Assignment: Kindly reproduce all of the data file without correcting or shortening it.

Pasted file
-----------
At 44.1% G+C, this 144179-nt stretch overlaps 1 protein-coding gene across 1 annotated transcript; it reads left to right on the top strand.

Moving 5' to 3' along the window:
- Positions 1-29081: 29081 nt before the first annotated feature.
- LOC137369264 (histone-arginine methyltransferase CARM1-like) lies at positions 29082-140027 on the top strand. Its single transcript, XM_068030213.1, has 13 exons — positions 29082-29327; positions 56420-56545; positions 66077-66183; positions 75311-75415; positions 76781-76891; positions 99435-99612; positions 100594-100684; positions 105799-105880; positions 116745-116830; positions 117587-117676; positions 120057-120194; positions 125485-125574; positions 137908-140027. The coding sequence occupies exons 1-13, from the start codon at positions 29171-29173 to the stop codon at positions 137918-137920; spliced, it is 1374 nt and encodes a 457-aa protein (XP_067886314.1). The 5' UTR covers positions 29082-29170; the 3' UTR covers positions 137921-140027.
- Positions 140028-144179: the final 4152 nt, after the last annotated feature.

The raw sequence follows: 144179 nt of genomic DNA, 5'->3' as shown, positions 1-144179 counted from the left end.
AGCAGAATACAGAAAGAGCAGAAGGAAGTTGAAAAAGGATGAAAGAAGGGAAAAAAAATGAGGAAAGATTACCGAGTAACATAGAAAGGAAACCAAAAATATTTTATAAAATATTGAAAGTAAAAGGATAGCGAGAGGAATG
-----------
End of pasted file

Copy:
At 44.1% G+C, this 144179-nt stretch overlaps 1 protein-coding gene across 1 annotated transcript; it reads left to right on the top strand.

Moving 5' to 3' along the window:
- Positions 1-29081: 29081 nt before the first annotated feature.
- LOC137369264 (histone-arginine methyltransferase CARM1-like) lies at positions 29082-140027 on the top strand. Its single transcript, XM_068030213.1, has 13 exons — positions 29082-29327; positions 56420-56545; positions 66077-66183; positions 75311-75415; positions 76781-76891; positions 99435-99612; positions 100594-100684; positions 105799-105880; positions 116745-116830; positions 117587-117676; positions 120057-120194; positions 125485-125574; positions 137908-140027. The coding sequence occupies exons 1-13, from the start codon at positions 29171-29173 to the stop codon at positions 137918-137920; spliced, it is 1374 nt and encodes a 457-aa protein (XP_067886314.1). The 5' UTR covers positions 29082-29170; the 3' UTR covers positions 137921-140027.
- Positions 140028-144179: the final 4152 nt, after the last annotated feature.

The raw sequence follows: 144179 nt of genomic DNA, 5'->3' as shown, positions 1-144179 counted from the left end.
AGCAGAATACAGAAAGAGCAGAAGGAAGTTGAAAAAGGATGAAAGAAGGGAAAAAAAATGAGGAAAGATTACCGAGTAACATAGAAAGGAAACCAAAAATATTTTATAAAATATTGAAAGTAAAAGGATAGCGAGAGGAATG